A book a week. Some weeks I manage two books. Other weeks I manage none but I’m reading every day. That is my answer when I’m asked how I read this much. Just a few pages whenever I can. Most of my reading gets done at night. For the past three weeks I’ve made it a point to stop working, cooking, cleaning, pottering around by 8.30pm and I head off to bed.
The days are getting shorter. The light fades and the temperatures drop. Retiring to the calm and luxury of my bedroom at 8.30pm has been a lot easier to do then I initially thought. Once in bed I bury my head in a book and there I remain until sleep naturally comes.
Of the seventeen books I’ve read so far this year, I thought I’d share some of my favorites. Three in particular have stood out. My fascination for recipe books continue, I particularly enjoyed 26 Grains by Alex Hely-Hutchinson. The initial few pages on the variety of grains and their uses, preparation techniques and nutritional value were most helpful. I also really appreciated how flexible the recipes were, especially those that built on each other for instance, recipes for making pancakes or a loaf out of leftover porridge! A revelation for an often time poor mumma.
It’s also no secret that I’m at the very infant stages of my minimalist journey. Last year I bought the Marie Kondo book, and in retrospect, it was quite a let down. I suppose because in large part she address how to organise your belongings rather than getting to the heart of ownership and consumption. Everything That Remains by The Minimalists was better fit for me. It looked at why we consume and why we need to look closely at what we’re doing and why we’re doing it. Everything That Remains is more a ‘why to’ book rather than a ‘how to’ book. It challenged me in so many ways and has made me ask a lot of questions about the things and people in my life.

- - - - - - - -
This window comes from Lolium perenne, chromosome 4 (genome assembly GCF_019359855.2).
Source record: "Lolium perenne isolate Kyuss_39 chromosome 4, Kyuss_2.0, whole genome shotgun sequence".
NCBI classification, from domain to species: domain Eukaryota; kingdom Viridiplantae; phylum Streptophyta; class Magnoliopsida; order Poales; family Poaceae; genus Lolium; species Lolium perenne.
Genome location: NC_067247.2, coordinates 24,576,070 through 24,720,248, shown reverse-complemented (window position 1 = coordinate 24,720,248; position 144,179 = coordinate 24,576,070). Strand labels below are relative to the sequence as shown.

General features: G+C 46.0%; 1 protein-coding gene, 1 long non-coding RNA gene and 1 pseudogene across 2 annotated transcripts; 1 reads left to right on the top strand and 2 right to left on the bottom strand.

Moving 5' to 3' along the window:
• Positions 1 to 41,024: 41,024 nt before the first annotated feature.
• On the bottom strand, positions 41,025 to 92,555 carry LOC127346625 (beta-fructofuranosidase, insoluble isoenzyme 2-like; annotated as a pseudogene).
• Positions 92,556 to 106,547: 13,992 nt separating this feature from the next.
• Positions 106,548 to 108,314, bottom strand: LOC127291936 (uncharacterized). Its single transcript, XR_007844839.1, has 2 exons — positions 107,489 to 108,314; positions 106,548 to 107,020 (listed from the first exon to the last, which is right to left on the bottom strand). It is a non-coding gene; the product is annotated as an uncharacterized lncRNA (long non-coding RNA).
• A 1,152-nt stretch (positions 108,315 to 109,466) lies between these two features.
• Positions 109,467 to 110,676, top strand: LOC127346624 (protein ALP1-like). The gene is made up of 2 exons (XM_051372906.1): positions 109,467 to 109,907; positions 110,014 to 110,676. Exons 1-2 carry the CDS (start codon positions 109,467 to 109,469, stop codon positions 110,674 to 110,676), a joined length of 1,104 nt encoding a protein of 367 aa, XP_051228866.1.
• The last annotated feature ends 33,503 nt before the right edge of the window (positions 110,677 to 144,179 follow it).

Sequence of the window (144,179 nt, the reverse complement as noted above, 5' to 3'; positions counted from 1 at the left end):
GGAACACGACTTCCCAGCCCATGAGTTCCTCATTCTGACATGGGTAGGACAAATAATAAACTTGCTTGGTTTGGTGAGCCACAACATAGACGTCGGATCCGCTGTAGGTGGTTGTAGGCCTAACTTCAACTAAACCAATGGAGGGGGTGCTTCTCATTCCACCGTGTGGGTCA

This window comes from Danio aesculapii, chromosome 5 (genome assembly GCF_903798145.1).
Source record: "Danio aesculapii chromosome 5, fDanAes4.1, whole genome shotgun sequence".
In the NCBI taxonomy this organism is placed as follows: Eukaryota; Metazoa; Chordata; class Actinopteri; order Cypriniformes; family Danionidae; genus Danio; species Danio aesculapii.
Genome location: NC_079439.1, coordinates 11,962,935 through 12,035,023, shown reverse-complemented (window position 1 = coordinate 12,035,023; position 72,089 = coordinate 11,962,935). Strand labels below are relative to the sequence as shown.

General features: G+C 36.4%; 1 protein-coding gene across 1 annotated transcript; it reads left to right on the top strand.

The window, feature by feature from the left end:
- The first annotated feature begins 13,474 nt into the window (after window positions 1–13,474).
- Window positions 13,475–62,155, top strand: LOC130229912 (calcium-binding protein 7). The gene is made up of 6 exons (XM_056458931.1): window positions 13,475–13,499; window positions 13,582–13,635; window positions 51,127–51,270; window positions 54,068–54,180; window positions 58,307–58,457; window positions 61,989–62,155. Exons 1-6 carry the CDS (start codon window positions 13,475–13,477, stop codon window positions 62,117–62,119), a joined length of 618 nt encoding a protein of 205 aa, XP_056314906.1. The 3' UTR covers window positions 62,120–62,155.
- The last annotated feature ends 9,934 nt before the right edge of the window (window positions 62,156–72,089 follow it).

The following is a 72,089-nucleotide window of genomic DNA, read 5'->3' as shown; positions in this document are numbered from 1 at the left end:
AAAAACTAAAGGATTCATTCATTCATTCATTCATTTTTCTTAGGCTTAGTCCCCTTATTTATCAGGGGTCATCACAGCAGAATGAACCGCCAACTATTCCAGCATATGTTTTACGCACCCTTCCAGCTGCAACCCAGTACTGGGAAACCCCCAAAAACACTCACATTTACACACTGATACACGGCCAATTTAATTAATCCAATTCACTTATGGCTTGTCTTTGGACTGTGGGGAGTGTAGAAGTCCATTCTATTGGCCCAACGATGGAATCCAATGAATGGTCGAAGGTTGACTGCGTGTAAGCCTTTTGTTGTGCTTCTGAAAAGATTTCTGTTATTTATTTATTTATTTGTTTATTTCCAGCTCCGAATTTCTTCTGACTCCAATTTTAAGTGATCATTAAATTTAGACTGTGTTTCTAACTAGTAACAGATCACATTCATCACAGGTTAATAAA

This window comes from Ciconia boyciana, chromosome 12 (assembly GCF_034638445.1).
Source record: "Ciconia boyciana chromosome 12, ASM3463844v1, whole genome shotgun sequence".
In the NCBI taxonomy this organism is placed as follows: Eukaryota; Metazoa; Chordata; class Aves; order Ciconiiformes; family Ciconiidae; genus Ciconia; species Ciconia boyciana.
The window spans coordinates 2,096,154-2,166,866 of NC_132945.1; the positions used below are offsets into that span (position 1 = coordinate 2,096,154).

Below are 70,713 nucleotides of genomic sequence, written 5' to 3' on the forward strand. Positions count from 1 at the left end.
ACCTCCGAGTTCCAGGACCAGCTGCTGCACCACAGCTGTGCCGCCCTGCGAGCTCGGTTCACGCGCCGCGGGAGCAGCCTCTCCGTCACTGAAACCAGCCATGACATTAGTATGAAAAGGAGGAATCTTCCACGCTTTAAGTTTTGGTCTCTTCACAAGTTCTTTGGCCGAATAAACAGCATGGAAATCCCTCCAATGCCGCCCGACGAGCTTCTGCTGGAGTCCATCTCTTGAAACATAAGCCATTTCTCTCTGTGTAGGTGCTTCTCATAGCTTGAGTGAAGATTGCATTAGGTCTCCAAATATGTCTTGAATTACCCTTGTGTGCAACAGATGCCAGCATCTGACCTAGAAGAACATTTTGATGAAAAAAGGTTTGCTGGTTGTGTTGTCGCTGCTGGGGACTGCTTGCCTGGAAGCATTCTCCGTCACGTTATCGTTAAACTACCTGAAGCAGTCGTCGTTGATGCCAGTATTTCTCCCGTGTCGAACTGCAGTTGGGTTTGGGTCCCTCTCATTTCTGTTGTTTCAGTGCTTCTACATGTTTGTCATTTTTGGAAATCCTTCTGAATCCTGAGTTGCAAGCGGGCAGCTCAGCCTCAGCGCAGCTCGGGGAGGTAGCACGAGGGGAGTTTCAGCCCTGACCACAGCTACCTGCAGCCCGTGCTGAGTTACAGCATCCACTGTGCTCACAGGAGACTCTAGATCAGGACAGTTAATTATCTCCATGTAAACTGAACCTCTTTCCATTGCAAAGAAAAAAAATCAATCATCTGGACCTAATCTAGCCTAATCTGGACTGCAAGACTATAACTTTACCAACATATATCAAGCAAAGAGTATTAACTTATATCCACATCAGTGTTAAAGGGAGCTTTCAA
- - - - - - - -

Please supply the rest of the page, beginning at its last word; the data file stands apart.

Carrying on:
If you’re looking for a more ‘how to’ book but found that the Kondo method wasn’t for you, you might like to look into The Joy of Less: A Minimalist Living Guide by Francine Jay. Jay struck a better balance in her approach to organizing. Where Kondo was largely emotionally driven, Jay’s work integrates rational thought and emotion in dealing with clutter.
Have you read anything particularly noteworthy this year?
Are you still on track with your reading goals?
Full list of books read so far (below):
1. The Official New Zealand Road Code (damn straight I’m including this, I only read it cover to cover three times!)
2. How to (Really) be a Mother – Emily Hourican
3. In the Mood for Colour: Perfect Palettes For Creative Interiors – Hans Blomquist
4. 26 Grains – Alex Hely-Hutchinson
5. As The Verb Tenses – Lynley Edmeades
6. You Can Buy Happiness (And It’s Cheap) – Tammy Strobel
7. Power Play – Danielle Steel (don’t ask)
8. The Joy of Less: A Minimalist Living Guide – Francine Jay
9. Minimalist Parenting: Enjoy Modern Family Life More By Doing Less – Christine Koh & Asha Dornfest
10. Everything That Remains – The Minimalists
11. Grit: The Power of Passion and Perseverance – Angela Duckworth
12. One Summer in Venice – Nicky Pellegrino
13. The Slow Professor – Maggie Berg & Barbara L. Seeber
14. After You – Jojo Moyes
15. Tribes – Seth Godin
16. The Book of Hygge: The Danish Art of Living Well – Louisa Thomsen Brits
17. A Table In The Orchard – Michelle Crawford